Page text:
Eastbound traffic already backs up on Foster in the evening rush hour, causing some motorists to have to wait additional light cycles to turn south onto 82nd Avenue. “It’s going to add 10 or 15 minutes to a wait time each way,” predicts Bob Tousignant, who owns the building housing the Sew & Vac store on Foster near 67th.

Shleifer’s campaign seems to have generated many complaints to City Hall. Andrea Valderrama, policy adviser for the Portland Bureau of Transportation, says she’s talked to 15 to 20 people complaining on the phone, and received emails from others.

But there’s no sign the city will rethink its approval of the project.

Steve Novick, the city commissioner in charge of PBOT, didn’t return phone calls requesting his views. Novick, who is running for re-election, asked Chris Warner, his chief of staff, to do the talking.

“At this point we’re not reconsidering anything,” Warner says, rather emphatically.

TRIBUNE PHOTO: JONATHAN HOUSE - Southeast Foster Road business owner John Shleifer is angry at the city for a planned reduction of car lanes along the road.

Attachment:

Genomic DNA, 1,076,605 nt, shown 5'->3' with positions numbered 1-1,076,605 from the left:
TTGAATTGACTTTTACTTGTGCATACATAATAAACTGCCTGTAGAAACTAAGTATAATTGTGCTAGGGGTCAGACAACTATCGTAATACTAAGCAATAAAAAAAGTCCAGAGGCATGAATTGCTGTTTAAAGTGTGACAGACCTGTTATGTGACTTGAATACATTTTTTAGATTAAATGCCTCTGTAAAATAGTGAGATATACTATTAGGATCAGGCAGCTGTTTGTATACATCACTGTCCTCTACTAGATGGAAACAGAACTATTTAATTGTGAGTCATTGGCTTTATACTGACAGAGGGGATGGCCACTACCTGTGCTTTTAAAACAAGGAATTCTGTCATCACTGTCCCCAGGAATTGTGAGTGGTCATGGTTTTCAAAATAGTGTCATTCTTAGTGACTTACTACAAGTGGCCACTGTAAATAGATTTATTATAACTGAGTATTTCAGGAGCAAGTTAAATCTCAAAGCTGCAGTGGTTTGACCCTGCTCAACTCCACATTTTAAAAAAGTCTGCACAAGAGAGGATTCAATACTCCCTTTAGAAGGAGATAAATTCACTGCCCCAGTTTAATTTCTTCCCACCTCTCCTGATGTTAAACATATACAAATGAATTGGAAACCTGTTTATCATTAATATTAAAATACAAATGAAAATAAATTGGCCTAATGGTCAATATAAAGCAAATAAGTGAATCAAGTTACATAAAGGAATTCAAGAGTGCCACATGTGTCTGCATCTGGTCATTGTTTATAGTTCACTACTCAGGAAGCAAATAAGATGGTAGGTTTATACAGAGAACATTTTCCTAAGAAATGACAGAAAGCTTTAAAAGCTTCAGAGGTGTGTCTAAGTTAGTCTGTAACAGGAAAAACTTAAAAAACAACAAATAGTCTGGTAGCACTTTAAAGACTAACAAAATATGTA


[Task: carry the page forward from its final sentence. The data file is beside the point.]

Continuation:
Safety the overriding goal

When the road diet, officially called the Foster Transportation and Streetscape Project, was approved in 2014, PBOT determined there’d been eight fatalities and 1,200 accidents in the prior decade on this stretch of Foster.

“Foster is on our list of high-crash corridors for the city; it’s in the top 10,” says Rich Newlands, project manager.

The city has tracked accident rates on several streets after they got the road diet treatment.

“The changes in crash rates can vary between 20 percent up to 50 percent,” Newlands says.

There are tradeoffs, he concedes, such as longer travel time on Foster. But those are only for rush-hour traffic, he says. “Most other times of the day, you’ll see no reduction in travel time. What you’ll probably see is a safer street.”

Change in plans

Calls to improve Foster are not new.

In 2003, the city approved the first version of the Foster Transportation and Streetscape Project. That design called for “bump outs” — extending sidewalks out into the parking strip — so pedestrians only have to cross the equivalent of four lanes, rather than six. The city also would have installed old-fashioned streetlights and bike racks, but no bike lanes.